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August 02, 2013

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Henk Smidstra

Good discussion. I am sure lots of ink has been spilled on this subject. I do not sense that Gwyn demonizes or deifies either Macdonald or Riel; he perhaps tries to discus a large issue in a shortened fashion. Gwyn suggests that though Riel did flirt with the Americans, he was not an annexationist; Gwyn suggests that Riel realized that his "dream" (distinct society) would not "wash" in the republic. Riel was extreme and had a distorted sense of reality, but he did have much support, even from the Catholic Church at first (1870). Gwyn suggests that Riel's worst move was the execution of Thomas Scott. For that he fled to Montana, but according to Gwyn Macdonald supported Riel financially to remain in exile for the required term. Macdonald did face much opposition about this from the English Protestant Liberals. After the 1885 rebellion Macdonald sought execution(treason) even thought it had brought continued French/English division in the East. Gwyn suggests that Macdonald could have sought other political options; he notes for example, George Etiene Cartier had participated in the 1837 rebellion and had not been executed but became Macdonald's ally as a father of Confederation. Gwyn does contend that Macdonald in dealing with Riel and Western expansion was not at his best and had procrastinated too much and did not always get the best advice on Metis issues.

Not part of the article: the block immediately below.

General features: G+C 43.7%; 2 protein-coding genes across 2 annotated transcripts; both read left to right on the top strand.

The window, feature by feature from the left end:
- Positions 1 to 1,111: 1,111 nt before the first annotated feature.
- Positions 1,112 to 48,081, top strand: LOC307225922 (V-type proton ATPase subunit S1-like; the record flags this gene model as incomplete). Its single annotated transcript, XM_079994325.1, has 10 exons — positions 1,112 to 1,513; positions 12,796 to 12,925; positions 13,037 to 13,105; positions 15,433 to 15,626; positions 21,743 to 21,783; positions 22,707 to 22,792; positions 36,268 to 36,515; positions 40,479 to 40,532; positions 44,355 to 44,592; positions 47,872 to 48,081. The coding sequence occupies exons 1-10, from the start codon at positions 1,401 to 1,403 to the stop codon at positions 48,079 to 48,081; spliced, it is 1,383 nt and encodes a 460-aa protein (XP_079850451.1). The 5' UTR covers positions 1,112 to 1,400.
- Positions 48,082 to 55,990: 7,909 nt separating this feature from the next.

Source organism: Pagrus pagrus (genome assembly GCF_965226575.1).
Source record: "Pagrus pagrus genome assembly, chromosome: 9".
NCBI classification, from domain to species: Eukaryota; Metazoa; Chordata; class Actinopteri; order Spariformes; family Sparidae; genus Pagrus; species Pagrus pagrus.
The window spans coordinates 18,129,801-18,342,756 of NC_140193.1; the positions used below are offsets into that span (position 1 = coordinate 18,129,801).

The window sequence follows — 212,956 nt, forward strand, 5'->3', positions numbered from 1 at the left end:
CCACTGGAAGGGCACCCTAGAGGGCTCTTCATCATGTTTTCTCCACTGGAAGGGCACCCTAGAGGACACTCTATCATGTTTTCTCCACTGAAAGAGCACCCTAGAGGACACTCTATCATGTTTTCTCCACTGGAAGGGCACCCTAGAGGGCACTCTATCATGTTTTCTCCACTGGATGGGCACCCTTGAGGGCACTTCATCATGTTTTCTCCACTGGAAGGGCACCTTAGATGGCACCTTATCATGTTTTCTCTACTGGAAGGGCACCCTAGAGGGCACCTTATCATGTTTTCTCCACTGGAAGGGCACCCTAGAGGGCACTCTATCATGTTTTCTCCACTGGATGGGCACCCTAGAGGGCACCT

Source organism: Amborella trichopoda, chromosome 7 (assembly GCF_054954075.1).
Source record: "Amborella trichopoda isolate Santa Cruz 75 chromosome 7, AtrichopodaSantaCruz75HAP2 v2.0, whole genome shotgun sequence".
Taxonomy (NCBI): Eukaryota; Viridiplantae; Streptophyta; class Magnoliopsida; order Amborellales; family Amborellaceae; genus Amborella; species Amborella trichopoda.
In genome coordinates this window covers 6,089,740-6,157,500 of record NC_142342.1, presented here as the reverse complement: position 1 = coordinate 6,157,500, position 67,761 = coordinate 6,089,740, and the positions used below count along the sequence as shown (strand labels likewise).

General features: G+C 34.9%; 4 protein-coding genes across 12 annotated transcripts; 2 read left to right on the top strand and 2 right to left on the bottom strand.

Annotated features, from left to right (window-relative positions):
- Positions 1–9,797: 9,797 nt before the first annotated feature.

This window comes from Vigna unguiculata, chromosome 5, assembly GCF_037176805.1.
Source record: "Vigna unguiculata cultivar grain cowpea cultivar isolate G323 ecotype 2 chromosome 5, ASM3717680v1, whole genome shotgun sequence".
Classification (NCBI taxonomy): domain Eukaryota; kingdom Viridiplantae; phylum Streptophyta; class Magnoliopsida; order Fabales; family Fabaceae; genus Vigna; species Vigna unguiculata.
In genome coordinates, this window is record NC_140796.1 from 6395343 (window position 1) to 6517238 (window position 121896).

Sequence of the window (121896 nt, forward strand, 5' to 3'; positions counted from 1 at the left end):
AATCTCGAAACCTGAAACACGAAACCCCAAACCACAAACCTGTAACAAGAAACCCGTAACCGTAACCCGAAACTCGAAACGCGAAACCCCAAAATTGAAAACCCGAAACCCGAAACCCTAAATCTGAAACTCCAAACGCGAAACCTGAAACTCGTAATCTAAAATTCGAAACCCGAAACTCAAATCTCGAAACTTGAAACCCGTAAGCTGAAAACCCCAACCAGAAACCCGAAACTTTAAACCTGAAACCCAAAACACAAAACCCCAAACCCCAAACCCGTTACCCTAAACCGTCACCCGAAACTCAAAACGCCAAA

Clarion Journal

Multiple thanks Henck for the book review of "Nation Builder: Sir. John A. Macdonald." I have a minor quibble with what is seen as one of Macdonald's major political disasters: the execution of Louis Riel. There tends to be two approaches to Riel and Macdonald: idealize Riel and demonize Macdonald or idealize Macdonald and demonize Riel--the trendy liberal position doffs to the former interpretation, the reactionary right tends to genuflect to the latter position. The complexity of the actual historical situation of Riel's execution is much more complex. Riel did flirt with the Americans and Macdonald saw all so clearly where this could lead--similar to William Lyon MacKenzie in 1837. There is a much larger picture back of the Macdonald-Riel clash--Canadian nationalism or annexation of Canada by an emerging and aggressive American empire. It would have been helpful if "Nation Builder" had investigated this further and deeper--see Ray Huel (a former professor of mine and the leading authority of Riel in Canada) for the fuller and more complicated tale about Louis Riel and followers.

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